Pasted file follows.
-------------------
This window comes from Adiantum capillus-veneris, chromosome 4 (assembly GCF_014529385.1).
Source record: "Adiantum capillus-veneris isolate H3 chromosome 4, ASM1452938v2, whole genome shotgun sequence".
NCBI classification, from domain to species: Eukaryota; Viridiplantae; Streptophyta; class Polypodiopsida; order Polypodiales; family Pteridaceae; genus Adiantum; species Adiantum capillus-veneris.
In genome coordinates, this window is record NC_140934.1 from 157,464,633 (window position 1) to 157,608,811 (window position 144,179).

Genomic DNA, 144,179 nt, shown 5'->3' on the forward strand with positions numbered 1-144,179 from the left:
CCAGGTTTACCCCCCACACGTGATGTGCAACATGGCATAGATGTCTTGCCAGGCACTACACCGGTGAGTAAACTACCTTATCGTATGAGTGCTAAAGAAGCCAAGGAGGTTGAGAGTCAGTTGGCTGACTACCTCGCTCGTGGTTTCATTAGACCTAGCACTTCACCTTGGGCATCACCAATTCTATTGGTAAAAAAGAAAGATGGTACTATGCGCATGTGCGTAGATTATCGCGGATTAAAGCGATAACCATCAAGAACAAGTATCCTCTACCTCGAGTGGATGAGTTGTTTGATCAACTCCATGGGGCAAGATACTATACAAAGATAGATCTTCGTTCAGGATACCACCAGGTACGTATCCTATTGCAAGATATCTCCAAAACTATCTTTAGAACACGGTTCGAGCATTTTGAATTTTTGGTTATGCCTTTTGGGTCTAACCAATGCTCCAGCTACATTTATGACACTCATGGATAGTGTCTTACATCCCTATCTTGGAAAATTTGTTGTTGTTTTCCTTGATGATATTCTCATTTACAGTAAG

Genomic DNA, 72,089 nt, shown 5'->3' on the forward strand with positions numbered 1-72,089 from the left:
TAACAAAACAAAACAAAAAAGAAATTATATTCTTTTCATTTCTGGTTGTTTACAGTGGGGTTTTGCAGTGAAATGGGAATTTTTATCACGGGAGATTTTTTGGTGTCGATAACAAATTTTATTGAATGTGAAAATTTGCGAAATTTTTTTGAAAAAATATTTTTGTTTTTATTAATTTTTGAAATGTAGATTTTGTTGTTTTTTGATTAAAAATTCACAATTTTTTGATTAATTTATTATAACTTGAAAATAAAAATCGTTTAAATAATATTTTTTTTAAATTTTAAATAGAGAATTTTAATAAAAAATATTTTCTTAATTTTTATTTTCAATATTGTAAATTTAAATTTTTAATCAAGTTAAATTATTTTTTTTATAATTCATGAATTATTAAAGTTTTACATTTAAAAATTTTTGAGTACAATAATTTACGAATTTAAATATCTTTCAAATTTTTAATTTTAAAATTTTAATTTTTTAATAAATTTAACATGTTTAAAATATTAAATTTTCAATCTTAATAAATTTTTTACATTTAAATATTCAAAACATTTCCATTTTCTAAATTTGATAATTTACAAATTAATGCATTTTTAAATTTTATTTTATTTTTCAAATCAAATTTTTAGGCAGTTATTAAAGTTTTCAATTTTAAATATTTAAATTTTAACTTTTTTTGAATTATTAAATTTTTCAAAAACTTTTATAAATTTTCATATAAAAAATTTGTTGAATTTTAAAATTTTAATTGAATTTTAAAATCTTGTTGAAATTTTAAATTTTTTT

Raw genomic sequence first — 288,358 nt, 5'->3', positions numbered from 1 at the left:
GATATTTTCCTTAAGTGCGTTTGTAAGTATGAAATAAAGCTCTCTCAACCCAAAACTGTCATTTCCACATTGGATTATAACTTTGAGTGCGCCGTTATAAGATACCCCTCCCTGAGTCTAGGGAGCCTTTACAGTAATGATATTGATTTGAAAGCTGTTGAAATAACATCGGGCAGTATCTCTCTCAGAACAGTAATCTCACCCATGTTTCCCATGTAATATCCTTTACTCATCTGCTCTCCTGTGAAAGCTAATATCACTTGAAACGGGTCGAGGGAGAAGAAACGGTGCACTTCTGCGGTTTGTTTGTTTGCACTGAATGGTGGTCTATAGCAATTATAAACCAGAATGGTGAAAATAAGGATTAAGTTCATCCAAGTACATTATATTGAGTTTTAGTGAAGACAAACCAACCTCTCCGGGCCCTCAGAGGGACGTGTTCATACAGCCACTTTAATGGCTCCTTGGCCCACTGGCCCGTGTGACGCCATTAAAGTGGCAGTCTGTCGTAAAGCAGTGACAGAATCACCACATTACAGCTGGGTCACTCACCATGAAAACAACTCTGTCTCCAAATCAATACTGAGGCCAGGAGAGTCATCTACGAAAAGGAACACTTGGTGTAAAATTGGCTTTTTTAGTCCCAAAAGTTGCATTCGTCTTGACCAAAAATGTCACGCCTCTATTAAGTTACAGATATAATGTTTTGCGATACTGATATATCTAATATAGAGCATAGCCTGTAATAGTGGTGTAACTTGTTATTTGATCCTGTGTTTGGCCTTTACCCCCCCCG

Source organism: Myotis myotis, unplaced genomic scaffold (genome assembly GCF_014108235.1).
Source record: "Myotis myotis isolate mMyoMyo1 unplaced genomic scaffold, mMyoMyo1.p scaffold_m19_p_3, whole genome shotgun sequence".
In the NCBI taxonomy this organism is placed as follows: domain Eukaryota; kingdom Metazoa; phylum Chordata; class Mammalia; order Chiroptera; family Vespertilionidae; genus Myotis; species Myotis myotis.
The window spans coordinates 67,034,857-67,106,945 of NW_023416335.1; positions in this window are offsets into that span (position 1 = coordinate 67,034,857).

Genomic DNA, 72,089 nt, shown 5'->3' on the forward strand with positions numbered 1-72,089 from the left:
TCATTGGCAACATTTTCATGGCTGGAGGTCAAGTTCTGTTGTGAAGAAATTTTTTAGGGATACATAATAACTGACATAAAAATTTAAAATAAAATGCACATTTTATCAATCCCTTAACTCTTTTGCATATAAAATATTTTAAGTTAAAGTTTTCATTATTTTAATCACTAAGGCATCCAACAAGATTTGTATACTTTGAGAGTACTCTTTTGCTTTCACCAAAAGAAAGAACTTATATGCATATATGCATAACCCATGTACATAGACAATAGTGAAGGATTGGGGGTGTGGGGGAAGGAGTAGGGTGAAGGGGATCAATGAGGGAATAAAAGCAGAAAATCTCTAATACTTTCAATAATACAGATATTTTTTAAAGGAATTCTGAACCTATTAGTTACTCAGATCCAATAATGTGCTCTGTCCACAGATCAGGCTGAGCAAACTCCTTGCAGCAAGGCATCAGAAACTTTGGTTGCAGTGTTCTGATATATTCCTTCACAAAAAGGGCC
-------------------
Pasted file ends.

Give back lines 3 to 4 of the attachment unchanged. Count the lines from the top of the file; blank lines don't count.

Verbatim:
NCBI classification, from domain to species: Eukaryota; Viridiplantae; Streptophyta; class Polypodiopsida; order Polypodiales; family Pteridaceae; genus Adiantum; species Adiantum capillus-veneris.
In genome coordinates, this window is record NC_140934.1 from 157,464,633 (window position 1) to 157,608,811 (window position 144,179).